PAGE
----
-- In USA there is still a lot of money spent in games for game consoles and PC.
YS: Yeah. That kind of rich content helps activate the whole industry. I hope the industry in Japan gets back on track like before...
-- Oh, the interview got very negative suddenly. Could you maybe give a word of encouragement to the young developers of today or people thinking about making games?
YS: Today is different from before. It’s possible for anyone to make games now. Before it was impossible to make games if you didn’t know how to program, but now there are tools for that. It’s also possible to study game development, and it’s easy to learn from the internet. Living in this age you shouldn't think too hard and just try for fun, go in the direction that feels best for you. Begin with having fun creating.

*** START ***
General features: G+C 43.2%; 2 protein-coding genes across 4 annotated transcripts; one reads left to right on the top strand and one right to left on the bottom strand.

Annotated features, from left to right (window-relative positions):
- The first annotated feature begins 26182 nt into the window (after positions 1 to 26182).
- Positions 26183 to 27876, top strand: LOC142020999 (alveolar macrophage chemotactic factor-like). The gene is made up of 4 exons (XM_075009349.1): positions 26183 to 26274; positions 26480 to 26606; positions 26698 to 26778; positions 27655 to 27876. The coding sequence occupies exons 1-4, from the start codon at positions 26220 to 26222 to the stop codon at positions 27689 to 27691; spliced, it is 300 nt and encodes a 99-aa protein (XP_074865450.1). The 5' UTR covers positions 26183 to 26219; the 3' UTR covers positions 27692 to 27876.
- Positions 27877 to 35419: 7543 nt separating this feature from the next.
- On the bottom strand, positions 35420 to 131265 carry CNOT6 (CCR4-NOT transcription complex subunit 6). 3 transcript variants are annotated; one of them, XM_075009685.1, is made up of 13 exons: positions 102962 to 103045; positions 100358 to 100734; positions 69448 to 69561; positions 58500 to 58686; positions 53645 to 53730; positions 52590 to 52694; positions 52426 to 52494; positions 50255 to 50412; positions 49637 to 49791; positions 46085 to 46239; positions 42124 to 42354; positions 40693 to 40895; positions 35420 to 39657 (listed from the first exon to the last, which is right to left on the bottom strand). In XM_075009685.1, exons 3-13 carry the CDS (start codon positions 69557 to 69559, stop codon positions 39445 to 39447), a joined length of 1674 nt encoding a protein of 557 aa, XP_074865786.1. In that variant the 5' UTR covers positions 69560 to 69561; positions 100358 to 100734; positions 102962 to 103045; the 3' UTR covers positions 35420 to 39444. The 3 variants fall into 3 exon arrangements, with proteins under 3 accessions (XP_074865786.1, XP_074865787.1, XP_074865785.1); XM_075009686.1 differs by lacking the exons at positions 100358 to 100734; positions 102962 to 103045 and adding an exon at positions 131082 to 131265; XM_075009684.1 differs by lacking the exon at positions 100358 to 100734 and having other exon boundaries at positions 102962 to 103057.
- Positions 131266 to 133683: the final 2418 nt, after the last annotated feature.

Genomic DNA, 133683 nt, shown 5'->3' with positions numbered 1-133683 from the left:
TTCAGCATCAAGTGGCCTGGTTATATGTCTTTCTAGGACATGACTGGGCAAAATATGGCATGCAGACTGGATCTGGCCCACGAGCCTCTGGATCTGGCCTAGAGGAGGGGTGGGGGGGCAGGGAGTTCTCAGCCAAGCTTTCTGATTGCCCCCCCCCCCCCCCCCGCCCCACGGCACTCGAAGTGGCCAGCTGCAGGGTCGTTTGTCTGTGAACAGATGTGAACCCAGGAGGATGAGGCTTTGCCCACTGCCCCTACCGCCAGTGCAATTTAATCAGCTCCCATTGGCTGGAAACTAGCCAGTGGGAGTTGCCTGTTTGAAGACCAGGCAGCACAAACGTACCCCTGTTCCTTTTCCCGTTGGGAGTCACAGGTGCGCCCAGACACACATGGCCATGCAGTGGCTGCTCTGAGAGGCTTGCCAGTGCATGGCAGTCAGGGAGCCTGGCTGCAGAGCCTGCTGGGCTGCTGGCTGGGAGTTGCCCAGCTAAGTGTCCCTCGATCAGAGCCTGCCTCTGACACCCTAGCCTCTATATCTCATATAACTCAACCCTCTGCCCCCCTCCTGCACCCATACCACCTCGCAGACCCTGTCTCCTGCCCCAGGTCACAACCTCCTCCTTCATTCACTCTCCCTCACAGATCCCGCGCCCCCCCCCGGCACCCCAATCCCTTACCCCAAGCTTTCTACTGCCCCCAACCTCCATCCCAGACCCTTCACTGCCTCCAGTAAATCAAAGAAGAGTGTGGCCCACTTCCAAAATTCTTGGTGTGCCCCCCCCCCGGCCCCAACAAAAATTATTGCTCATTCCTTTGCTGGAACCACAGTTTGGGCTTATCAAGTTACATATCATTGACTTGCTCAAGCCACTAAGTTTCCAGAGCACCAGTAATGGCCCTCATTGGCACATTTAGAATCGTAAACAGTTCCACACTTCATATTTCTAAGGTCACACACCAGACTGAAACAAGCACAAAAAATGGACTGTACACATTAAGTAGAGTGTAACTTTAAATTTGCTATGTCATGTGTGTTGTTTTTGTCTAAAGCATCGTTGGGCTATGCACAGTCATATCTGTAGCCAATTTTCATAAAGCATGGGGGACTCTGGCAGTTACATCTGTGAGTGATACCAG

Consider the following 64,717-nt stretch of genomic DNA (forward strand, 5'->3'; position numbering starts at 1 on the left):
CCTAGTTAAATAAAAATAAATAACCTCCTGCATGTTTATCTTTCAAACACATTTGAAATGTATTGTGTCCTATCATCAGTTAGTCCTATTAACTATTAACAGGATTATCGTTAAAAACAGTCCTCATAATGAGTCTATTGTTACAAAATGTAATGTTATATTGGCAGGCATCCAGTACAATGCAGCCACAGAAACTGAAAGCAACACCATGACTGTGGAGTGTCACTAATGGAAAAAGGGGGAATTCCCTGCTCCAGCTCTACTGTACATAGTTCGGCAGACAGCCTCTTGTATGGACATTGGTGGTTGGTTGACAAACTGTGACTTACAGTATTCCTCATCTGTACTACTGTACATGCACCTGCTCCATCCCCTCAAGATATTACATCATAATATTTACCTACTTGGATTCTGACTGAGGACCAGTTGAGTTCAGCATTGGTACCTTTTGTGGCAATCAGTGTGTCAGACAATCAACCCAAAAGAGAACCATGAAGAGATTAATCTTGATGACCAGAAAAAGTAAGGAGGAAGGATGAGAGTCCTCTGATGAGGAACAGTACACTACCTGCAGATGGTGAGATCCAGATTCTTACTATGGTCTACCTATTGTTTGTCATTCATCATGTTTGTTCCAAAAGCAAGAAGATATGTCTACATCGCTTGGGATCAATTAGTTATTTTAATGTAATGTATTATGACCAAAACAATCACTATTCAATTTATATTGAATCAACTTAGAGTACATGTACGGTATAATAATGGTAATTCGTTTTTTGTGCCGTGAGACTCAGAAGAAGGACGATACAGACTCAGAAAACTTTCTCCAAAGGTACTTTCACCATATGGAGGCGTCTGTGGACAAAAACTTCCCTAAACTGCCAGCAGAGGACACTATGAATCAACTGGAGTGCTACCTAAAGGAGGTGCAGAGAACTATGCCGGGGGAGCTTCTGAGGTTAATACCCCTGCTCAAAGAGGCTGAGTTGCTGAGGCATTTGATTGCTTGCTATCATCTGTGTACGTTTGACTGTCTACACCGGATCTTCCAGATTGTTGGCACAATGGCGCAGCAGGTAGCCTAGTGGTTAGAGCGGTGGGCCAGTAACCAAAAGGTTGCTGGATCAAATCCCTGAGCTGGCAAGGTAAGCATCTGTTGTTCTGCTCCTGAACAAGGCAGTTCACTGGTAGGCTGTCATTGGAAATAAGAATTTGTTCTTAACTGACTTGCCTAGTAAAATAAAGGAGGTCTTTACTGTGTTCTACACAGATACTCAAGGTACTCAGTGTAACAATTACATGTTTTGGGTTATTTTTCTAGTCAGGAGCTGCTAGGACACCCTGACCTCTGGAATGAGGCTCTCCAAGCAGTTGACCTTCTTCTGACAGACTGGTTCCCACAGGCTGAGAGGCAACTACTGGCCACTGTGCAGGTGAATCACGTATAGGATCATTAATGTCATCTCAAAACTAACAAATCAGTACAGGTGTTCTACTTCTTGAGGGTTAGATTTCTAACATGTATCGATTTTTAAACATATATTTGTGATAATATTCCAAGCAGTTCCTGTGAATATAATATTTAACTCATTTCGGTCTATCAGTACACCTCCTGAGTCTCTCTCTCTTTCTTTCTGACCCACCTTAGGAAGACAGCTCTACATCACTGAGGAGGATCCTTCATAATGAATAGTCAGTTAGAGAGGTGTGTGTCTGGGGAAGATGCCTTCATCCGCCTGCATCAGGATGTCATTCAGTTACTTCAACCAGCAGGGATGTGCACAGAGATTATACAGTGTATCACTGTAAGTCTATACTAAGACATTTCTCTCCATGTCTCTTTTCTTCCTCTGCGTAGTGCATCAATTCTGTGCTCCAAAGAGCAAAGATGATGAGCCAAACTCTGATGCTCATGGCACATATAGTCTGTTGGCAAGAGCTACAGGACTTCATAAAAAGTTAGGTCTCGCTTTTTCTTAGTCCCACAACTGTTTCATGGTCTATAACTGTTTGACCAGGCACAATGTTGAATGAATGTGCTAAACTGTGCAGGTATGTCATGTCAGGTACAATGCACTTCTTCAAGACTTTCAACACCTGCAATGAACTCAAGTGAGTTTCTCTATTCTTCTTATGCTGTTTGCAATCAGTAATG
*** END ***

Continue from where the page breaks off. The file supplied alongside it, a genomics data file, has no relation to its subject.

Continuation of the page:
The character perspective system means taking control of characters other than Ryo. He literally says “レンやシェンファ” which means characters “like Shenhua and Ren” so it could be for other characters too. (Edit: Or it could be just an example of characters. Like Thief said: "It could mean that characters like Shenhua and Ren (as in main supporting cast characters) are playable. Ren could have merely been used as an example." Thanks Thief! )
But it’s pretty much as close of a confirmation that we can get that Ren will show up in Shenmue III in one way or another. There is a concept art image of him riding a horse so it’s maybe not that unexpected, but we can be fairly sure he will show up in part 3 and not 4 or even later. Horses were also pretty much confirmed in Yu Suzuki's Reddit AMA so the concept art could very well be of an event happening in Shenmue III.